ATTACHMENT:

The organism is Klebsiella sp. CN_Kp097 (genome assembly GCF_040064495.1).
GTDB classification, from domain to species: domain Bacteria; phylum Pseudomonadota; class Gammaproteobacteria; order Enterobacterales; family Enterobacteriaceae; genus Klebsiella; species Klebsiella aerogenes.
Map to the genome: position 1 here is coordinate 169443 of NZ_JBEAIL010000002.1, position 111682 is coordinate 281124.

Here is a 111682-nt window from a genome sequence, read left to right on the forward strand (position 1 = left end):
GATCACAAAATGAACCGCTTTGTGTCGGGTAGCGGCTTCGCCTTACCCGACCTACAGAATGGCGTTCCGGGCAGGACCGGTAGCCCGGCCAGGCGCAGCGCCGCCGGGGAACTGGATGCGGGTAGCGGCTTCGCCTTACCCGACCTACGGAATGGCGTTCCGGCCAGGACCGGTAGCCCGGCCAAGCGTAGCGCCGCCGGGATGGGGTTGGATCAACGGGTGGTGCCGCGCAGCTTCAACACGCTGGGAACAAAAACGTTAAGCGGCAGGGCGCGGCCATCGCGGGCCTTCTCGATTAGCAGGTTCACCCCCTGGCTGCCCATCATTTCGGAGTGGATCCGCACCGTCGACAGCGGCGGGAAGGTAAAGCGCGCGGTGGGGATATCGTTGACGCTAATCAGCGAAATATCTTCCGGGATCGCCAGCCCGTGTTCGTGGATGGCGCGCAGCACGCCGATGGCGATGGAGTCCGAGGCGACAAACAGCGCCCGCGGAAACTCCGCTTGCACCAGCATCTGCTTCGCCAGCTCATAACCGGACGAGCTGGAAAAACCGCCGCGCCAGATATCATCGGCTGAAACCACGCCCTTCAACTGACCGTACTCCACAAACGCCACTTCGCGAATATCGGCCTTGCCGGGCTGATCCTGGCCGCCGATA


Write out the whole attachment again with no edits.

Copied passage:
The organism is Klebsiella sp. CN_Kp097 (genome assembly GCF_040064495.1).
GTDB classification, from domain to species: domain Bacteria; phylum Pseudomonadota; class Gammaproteobacteria; order Enterobacterales; family Enterobacteriaceae; genus Klebsiella; species Klebsiella aerogenes.
Map to the genome: position 1 here is coordinate 169443 of NZ_JBEAIL010000002.1, position 111682 is coordinate 281124.

Here is a 111682-nt window from a genome sequence, read left to right on the forward strand (position 1 = left end):
GATCACAAAATGAACCGCTTTGTGTCGGGTAGCGGCTTCGCCTTACCCGACCTACAGAATGGCGTTCCGGGCAGGACCGGTAGCCCGGCCAGGCGCAGCGCCGCCGGGGAACTGGATGCGGGTAGCGGCTTCGCCTTACCCGACCTACGGAATGGCGTTCCGGCCAGGACCGGTAGCCCGGCCAAGCGTAGCGCCGCCGGGATGGGGTTGGATCAACGGGTGGTGCCGCGCAGCTTCAACACGCTGGGAACAAAAACGTTAAGCGGCAGGGCGCGGCCATCGCGGGCCTTCTCGATTAGCAGGTTCACCCCCTGGCTGCCCATCATTTCGGAGTGGATCCGCACCGTCGACAGCGGCGGGAAGGTAAAGCGCGCGGTGGGGATATCGTTGACGCTAATCAGCGAAATATCTTCCGGGATCGCCAGCCCGTGTTCGTGGATGGCGCGCAGCACGCCGATGGCGATGGAGTCCGAGGCGACAAACAGCGCCCGCGGAAACTCCGCTTGCACCAGCATCTGCTTCGCCAGCTCATAACCGGACGAGCTGGAAAAACCGCCGCGCCAGATATCATCGGCTGAAACCACGCCCTTCAACTGACCGTACTCCACAAACGCCACTTCGCGAATATCGGCCTTGCCGGGCTGATCCTGGCCGCCGATA